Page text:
Automating Single-Source Development
In today’s competitive and fast-changing environment, software companies are updating, revising, and delivering their software-based products many times during the year-a development that might have seemed impossible six to ten years ago. Since that time though, software development has evolved and the ability to release software has improved due to several factors-version control systems, content management systems, and the reusability of code, to name a few.
The increased pace of software development has also had an effect on the process of developing and delivering documentation (content). As a result, content providers must decrease the time required to complete their information-development processes, such as gathering information, maintaining the current content, authoring the new content, reviewing the content, building the online help system, delivering the help system for the next software build, testing the context-sensitive calls used in the software, creating PDFs, and finally, releasing the online help system as part of the software product. Following are several timesaving guidelines and methods to enhance and simplify the content provider’s single-sourcing efforts.
For a content provider, it all starts with the content. Each group of content providers has a preference as to which authoring environment they choose and many reasons why they select one over another. For example: the selection may be governed by ease of use, by the need to comply with company standards, or it simply may be based on what they know how to use. To meet shortened product release cycles, providers need an authoring environment that is easy to learn and implement, provides for multiple authors, can assist them in converting content into several online formats, is unobtrusive to an edit-and-review cycle, and is cost-effective.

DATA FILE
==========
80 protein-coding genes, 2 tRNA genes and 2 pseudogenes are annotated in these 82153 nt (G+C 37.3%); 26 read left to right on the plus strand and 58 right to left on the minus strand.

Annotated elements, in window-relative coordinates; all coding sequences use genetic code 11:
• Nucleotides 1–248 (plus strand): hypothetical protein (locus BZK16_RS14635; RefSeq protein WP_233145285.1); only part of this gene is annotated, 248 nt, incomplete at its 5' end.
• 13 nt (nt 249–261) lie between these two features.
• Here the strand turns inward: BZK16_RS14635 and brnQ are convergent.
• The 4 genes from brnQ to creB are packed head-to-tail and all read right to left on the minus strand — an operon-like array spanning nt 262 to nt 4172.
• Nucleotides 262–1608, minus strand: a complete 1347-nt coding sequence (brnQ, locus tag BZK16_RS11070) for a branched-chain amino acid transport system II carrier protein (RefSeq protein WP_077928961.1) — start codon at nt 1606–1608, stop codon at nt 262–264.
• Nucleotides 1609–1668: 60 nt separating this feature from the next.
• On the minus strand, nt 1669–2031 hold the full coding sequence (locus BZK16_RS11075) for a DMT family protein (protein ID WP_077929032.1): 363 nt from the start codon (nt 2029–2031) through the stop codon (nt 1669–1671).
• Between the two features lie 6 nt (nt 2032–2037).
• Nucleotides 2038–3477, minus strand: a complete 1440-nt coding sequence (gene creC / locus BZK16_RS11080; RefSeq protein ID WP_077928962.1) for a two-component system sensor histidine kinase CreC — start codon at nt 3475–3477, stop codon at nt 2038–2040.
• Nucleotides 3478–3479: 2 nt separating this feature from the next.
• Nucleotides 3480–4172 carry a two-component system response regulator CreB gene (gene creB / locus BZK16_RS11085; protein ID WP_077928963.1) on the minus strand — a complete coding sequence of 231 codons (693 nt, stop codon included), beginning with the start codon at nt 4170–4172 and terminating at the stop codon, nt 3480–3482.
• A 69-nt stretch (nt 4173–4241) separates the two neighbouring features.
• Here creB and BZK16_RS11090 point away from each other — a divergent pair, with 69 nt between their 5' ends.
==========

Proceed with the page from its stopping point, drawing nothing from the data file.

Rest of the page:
What is the best authoring environment?
Content can be written in just about any authoring environment from text files to a highly customized XML-based solution; the selection of an authoring environment is one of the most important decisions a writing group will make. If the plan is to obtain a single-sourcing solution, the content should be developed in such a way that it is reusable, provides conditional-text support, and has a seamless edit-and-review life cycle.
One solution, and the one recommended here, is to author the content in either Microsoft Word or Adobe FrameMaker (structured or unstructured) and then use another set of tools to enable the edit-and-review cycle and to automate the publishing to multiple formats such as print, PDF, online help, and HTML for the Web. In addition, authoring the content with either of these editors allows for the reuse of information and the sharing of content. Another advantage of this approach is that most, if not all, content providers are proficient in either Word or FrameMaker and will not require additional training.
To maximize your success with this solution, you will need a well-designed source template that contains a catalog of paragraph, character, and table style definitions, along with at least a few conditional text settings. The more effort devoted to the design of a well-formed source template, the more time you and your group will save later during the project and over the lifetime of the content.
Once you have the authoring environment and a source template defined, you can then concentrate on content creation, conducting reviews, converting to online formats, and even using revision control or content management solutions to record and track all your content.